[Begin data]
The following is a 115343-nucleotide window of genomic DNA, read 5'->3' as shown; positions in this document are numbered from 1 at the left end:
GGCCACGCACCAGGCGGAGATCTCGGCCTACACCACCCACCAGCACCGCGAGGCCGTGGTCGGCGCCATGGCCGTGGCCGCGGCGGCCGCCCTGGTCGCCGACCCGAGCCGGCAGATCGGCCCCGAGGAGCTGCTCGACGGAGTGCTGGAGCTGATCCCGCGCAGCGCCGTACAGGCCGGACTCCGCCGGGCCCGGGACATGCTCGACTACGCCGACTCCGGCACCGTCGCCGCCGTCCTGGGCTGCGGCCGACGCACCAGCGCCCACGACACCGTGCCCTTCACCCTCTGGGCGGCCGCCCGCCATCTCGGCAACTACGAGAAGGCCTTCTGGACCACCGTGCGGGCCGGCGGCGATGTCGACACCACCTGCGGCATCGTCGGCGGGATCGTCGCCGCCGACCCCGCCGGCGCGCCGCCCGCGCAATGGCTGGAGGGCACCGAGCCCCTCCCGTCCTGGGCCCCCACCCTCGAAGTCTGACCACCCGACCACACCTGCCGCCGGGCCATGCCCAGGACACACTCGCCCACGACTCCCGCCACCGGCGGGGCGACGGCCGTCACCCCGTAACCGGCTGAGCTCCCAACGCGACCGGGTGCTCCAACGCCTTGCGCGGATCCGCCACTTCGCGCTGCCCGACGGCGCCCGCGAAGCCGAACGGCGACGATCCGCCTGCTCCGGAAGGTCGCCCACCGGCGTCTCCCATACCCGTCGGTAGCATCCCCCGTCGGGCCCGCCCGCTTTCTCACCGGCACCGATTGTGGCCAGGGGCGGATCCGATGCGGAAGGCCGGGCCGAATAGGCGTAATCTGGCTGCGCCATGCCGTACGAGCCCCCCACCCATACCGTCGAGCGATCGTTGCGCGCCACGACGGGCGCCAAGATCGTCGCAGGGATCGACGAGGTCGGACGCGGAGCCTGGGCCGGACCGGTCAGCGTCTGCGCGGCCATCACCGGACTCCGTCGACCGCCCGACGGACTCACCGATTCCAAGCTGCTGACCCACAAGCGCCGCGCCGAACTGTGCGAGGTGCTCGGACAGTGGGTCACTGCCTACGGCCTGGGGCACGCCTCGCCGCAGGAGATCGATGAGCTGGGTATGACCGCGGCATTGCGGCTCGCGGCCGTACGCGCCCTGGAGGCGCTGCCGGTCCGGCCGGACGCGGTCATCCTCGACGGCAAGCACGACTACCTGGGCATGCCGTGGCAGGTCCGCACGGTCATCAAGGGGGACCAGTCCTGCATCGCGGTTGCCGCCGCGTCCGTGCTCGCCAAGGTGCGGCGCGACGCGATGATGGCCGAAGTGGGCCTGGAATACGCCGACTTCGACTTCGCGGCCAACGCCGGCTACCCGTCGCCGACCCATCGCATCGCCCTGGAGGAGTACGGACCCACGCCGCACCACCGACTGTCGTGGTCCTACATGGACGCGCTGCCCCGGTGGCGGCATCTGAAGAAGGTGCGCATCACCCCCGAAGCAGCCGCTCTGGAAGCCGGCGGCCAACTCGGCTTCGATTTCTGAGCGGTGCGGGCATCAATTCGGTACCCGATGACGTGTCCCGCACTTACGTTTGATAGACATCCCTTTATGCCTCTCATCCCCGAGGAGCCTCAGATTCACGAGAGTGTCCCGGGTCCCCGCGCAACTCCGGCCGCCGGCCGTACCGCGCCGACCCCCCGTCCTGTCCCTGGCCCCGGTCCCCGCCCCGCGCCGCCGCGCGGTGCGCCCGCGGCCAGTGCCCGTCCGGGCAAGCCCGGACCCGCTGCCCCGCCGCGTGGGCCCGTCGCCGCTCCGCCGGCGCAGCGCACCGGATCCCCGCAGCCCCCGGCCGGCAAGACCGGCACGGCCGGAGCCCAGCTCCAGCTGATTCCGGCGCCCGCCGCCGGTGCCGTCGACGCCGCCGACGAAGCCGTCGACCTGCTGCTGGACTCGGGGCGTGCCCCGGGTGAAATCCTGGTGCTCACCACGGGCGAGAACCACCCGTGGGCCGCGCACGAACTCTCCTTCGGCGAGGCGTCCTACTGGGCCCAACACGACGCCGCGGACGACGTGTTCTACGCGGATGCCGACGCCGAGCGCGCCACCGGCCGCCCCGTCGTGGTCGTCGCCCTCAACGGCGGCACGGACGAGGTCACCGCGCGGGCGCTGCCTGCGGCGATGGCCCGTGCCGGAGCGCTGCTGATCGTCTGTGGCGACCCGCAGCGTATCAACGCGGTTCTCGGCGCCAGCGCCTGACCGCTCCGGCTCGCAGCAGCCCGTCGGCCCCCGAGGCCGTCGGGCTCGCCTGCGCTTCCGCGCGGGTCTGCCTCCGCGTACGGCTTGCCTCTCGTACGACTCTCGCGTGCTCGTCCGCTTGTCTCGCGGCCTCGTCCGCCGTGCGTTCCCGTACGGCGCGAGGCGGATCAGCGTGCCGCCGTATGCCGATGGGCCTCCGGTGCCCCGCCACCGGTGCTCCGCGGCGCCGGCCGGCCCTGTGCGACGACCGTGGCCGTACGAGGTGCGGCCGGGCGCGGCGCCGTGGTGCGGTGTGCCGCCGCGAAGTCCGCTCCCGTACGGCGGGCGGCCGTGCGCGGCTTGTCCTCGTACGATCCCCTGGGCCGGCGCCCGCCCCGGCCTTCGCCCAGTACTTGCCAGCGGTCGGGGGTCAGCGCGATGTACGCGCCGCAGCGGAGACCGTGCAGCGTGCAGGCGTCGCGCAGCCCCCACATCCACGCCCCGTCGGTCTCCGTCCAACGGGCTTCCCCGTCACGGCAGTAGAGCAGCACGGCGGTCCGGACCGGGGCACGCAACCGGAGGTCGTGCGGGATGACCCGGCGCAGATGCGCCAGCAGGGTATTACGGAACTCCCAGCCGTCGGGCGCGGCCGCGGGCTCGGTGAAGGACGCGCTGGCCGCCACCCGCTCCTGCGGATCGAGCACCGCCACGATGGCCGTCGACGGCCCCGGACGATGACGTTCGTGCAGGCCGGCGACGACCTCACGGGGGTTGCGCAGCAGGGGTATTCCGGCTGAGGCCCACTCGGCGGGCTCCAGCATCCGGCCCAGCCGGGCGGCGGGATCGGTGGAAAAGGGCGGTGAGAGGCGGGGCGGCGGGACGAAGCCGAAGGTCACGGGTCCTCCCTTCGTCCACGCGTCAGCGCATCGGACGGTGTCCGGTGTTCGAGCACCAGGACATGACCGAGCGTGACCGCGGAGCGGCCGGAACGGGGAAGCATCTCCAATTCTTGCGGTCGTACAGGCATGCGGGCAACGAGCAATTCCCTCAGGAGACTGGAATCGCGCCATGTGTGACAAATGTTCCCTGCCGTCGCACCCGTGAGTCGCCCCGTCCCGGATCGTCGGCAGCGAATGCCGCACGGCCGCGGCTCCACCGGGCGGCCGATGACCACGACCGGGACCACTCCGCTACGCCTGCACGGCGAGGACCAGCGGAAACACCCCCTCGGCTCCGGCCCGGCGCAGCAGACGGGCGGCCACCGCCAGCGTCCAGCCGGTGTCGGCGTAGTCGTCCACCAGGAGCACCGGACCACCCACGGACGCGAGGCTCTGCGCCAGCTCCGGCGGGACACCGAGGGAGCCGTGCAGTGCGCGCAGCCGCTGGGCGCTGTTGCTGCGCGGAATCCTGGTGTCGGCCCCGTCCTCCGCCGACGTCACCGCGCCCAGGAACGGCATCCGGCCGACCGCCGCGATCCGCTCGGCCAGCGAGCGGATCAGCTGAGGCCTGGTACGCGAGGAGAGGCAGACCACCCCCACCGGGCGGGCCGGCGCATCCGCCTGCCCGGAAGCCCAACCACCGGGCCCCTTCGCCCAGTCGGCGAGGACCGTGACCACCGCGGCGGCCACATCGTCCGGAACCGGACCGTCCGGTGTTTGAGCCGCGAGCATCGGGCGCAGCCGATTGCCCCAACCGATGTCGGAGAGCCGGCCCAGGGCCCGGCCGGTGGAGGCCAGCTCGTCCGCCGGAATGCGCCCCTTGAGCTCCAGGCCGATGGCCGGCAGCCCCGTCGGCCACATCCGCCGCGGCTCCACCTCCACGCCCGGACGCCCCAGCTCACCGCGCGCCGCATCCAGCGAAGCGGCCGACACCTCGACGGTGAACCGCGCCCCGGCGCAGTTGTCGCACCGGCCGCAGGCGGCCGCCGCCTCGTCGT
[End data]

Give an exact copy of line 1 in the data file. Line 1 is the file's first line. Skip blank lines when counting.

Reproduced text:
The following is a 115343-nucleotide window of genomic DNA, read 5'->3' as shown; positions in this document are numbered from 1 at the left end: